Riding again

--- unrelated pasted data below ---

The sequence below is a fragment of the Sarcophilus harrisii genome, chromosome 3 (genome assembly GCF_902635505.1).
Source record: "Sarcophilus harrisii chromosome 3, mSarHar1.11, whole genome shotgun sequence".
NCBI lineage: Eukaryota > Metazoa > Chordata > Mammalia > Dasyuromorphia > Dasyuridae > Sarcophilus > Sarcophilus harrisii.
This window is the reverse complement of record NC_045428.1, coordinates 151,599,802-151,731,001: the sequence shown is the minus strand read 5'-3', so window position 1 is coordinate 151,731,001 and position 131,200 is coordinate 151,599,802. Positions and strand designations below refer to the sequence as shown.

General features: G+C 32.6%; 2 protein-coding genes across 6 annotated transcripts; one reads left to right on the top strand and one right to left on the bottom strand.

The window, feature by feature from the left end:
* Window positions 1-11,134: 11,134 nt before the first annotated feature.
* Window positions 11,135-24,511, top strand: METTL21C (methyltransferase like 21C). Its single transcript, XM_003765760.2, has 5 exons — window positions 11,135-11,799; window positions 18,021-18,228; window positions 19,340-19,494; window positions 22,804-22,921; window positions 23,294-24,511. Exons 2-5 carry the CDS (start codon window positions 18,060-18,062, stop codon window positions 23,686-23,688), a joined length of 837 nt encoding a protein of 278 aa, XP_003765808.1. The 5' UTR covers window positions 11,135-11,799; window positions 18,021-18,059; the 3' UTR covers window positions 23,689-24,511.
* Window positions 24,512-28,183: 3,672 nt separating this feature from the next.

From the age of about 7 to about the age of 22, I rode a bicycle everyday. Between the ages of 14 to 20 I would ride it two or three hours each day, in small flat areas, and always twirling, twirling, twirling. Fast forward to age 21 - after the first couple years of college, I had to lighten up on my riding. I was doing alright in school, but not excelling in my coursework. I liked riding a great deal and it was my life for so long that it was hard to give it up. I can still remember riding in my street and being idolized by the neighborhood kids. I can remember riding whenever life got stressful, to keep a bike upright and spinning required absolute concentration, and when I was concentrating on riding, I couldn't think about anything else. It was a popular study break. I missed it at first, but still dreamt about new tricks, I kept in touch with my friends that chose bikes over college, and I continued reading bike magazines and watching videos. After a few months though, things began looking up. Spending a couple more hours studying each day meant I started enjoying all my classes, and getting the highest or second highest grade in every course. There were a few dark moments in college; once while delivering pizzas on a friday night (a shit job I've never wish upon my enemies), a pack of guys rode past and my thoughts immediately went back to being 16 in southern california. I'd ride with 3 or 4 close buddies every weekend night, sometimes in downtown LA (no cops or security to bust you), sometimes at the local college campus, or sometimes in the industrial parks near home. When I got home that night from work, I told my then-girlfriend about it, and she likened my saddened state to being a domesticated dog, and catching a glimpse of your old wolf pack buddies running past. I rode occasionally throughout college, maybe a couple hours here and there, enough to re-learn everything I'd forgotten until then. When I first met my wife, she would stare at my back in fascination, due to some weird musculature bike riding caused. When I moved away to attend grad school, I remember leaving my bike in my parents' garage. It was the last nail in the coffin, and since then I've ridden only once or twice. Over the past year though, the x-games inspired marketing machines have put bike riding back in my life. Every time I crank up tivo, there's a few episodes of Bluetorch TV waiting to be watched. On the day of my wedding, there was a bike contest less than 100 feet from my apartment. And when I parked my car today on Hayes, I was just a few feet from the "Frisco Freestyle Bike Shop." Kay mentioned a few months ago that she popped in the shop, and noticed it was filled with bikes like my old one. I've been wanting to visit it for a while, but it always seems to be closed when I get home from work. A couple months ago, I started doing research. I found the bike I wanted, and began saving up for it. Five hundred bucks was beyond the "what the hell?" level of impulse spending, and I had to wait. Leaving a job and looking for a new one didn't help matters either. I entered the shop and looked around. They carried the brand I wanted, but unfortunately, only the top of the line models (~$700 each). I asked if they could order the exact one I wanted, and the owner said yes. I bought a video, and on the way out, he said "hey you want to test ride it?" I said no, thanks, and walked out... maybe ten feet. I turned around, he took it out of the racks, and the next thing I know I'm riding a freestyle bike for the first time in four or five years. It didn't feel as sketchy as I thought it would, and I even tried a few tricks. Megaspins? Check. Steamroller? Check. Hang five? Check. Oh god it felt good to be riding again. I put the bike back in the racks, thanked the owner, and walked home. The whole way back I ran calculations in my head. We've got that trip to Australia coming up, but with our big tax return, my current savings and upcoming paycheck I could easily cover it without any problem. Of course I could cover it. Isn't this what being adult is all about? I can buy anything I want, can't I? Of course I can! Next month we won't go out to eat much. I'll keep eating breakfast and lunch at work. No frivolous purchases for the next few months, I promise. Sound good Kay? Great! I watched the video I bought, looked down at my watch, and put my shoes back on. "Where are you going?" Kay asked. "I'm going out to buy that bike I've always wanted." "Cool." she said. As I walked back to the shop, a "full circle" thought ran through my head. When I was fifteen years old, I won first place in a flatland competition held in Southern California. The person that came second behind me was named Day Smith, and today, thirteen years later I was buying his pro model from Hoffman Bikes. (note: the cover image above is a shot of me, when I was sixteen or so, practicing at a contest in the Rose Bowl parking lot)